Culture and Tradition

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Khmer culture, as developed and spread by the Khmer empire, has distinctive styles of dance, architecture and sculpture, which have strongly influenced neighboring Laos and Thailand. Angkor Wat (Angkor means “city” and Wat “temple”) is the best preserved example of Khmer architecture from the Angkorian era and hundreds of other temples have been discovered in and around the region.

 

Bonn Om Teuk (Festival of Boat Racing), the annual boat rowing contest, is the most attended Cambodian national festival. Held at the end of the rainy season when the Mekong river begins to sink back to its normal levels allowing the Tonle Sap River to reverse flow, approximately 10% of Cambodia’s population attends this event each year to play games, give thanks to the moon, watch fireworks, and attend the boat race in a carnival-type atmosphere. Popular games include cockfighting, soccer, and kicking a “sey”, which is similar to a hackly sack. Notable recent artistic figures include the singers Sinn Sisamouth, who introduced new musical styles to the country, and later Meng Keo Pichenda.

Customary Cambodian teachings include: that if a person does not wake up before sunrise he is lazy; you have to tell your parents or elders where you are going and what time you are coming back home; close doors gently, otherwise you have a bad temper; sit with your legs straight down and not crossed (crossing your legs shows that you are an impolite person); and always let other people talk more than you.

Khmer culture is very hierarchical. The greater a person’s age, the greater the level of respect that must be granted to them. Everyone in Khmer culture is given a hierarchical title before the name – in some cases names are shortened with the title added before the name is given – which varies in relation to the person. In some cases elders are referred to by a family title even though there is no relation, out of respect to their seniority in life. Referring to someone by the improper title is a sign of disrespect and would be assumed as improper parenting or a lack of respect for elders.

Cambodians traditionally wear a checkered scarf called a “Krama”. The “krama” is what distinctly separates the Khmer (Cambodians) from their neighbors the Thai, the Vietnamese, and the Laotians. The scarf is used for many purposes including for style, protection from the sun, as an aid (for your feet) when climbing trees, as a hammock for infants, as a towel, or as a “sarong”. A “krama” can also be easily shaped into a small child’s doll for play. Under the Khmer Rouge, all Khmer were forced to wear a red checkered “krama”.

In Khmer culture, it is taboo to touch, or point your feet at, a person’s head, because the head is believed to contain the person’s soul. It is considered to be extremely disrespectful to point your feet at a person, or sleep with your feet pointing at a person, as the feet are the lowest part of the body and are considered to be impure.

One traditional Khmer belief taught by monks is that there are three types of delusions or addictions which will lead to the self destruction of a man; women, alcohol, and gambling (“srey, srai, la-baing”).

Almost all Khmer men and women wear a Buddha pendant in a necklace fashion. There are different pendants for different uses; some are meant for protection from evil spirits, some are meant to bring good luck.

Cambodian Dance comprises two main categories: classical dance and folk dance, each of which contain several dozen dances. Khmer classical dance, also known as Khmer royal ballet or Khmer court dance, is a form of Cambodia dance originally performed only for royalty. It is called “robam preah reachea trop” in the Khmer language, which means ‘dances of royal wealth’. Folk dances refers to a performing art where it is performed for an audience. Khmer folk dances are fast-paced. The movements and gestures are not as stylized as Khmer classical dance. Both of them called “Apsara” in Khmer.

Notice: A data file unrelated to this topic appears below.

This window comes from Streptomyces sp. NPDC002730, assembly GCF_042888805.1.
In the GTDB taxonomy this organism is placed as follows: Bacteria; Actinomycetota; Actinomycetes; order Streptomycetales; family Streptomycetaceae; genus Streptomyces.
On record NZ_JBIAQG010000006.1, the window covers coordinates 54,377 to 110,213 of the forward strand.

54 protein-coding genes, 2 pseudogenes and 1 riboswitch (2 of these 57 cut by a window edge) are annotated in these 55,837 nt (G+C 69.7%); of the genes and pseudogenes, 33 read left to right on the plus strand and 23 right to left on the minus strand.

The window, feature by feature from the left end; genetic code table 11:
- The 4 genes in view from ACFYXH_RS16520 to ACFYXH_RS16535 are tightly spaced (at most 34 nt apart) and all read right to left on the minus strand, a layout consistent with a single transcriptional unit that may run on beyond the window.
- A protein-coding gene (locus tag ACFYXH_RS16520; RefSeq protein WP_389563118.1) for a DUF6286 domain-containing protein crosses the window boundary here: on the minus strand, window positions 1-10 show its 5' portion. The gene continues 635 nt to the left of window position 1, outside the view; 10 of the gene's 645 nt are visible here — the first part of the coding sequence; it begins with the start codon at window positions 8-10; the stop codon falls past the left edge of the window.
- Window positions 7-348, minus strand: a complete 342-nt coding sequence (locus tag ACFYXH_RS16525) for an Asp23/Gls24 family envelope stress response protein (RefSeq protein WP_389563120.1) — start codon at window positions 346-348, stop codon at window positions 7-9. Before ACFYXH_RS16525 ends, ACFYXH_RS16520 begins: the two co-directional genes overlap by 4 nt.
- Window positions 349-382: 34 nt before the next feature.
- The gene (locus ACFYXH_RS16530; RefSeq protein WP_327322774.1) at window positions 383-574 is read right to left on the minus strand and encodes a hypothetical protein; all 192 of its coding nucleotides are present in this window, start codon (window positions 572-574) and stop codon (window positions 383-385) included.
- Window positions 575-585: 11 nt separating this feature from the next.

Rice, as in other South East Asian countries, is the staple grain, while fish from the Mekong and Tonle Sap also form an important part of the diet. The Cambodian per capital supply of fish and fish products for food and trade in 2000 was 20 kilograms of fish per year or 2 ounces per day per person. Some of the fish can be made into prahok (a Khmer delicacy) for longer storage. Overall, the cuisine of Cambodia is similar to that of its Southeast Asian neighbors. The cuisine is relatively unknown to the world compared to that of its neighbors Thailand and Vietnam, but has been described not as spicy as Thai cuisine and similar to other Southeast Asia cuisines.

Traditional arts and crafts are abundant in Cambodia. Sculptures, paintings and curving done with great care and attention. One can view such antiquities in market place, shop or museum.

The variety of arts and crafts are large in range and include such item as: silver and gold jewels, wicker were furniture, fine hard wood furniture, silks, marble sculptures, high quality China, leather ware and much more. There is a sharp eye for detail here and much of the products will be intricately carved especially the furniture, sculptures etc.

Unfortunately, much of these works completely ceased to exist during the Khmer Rouge dictatorship. Artisans ware instead forced to work in labor camps, where most of them died painful deaths. Many arts and crafts also purposely perished during that time.

Today there has been a revival, due to a great deal of restoration work, which has been initiated by foreign governments. Now many centers have been established to keep the ancient methods of the craft-work alive. You can see examples of this throughout the country.

Source from Ministry of Tourism of Cambodia and Wikipedia

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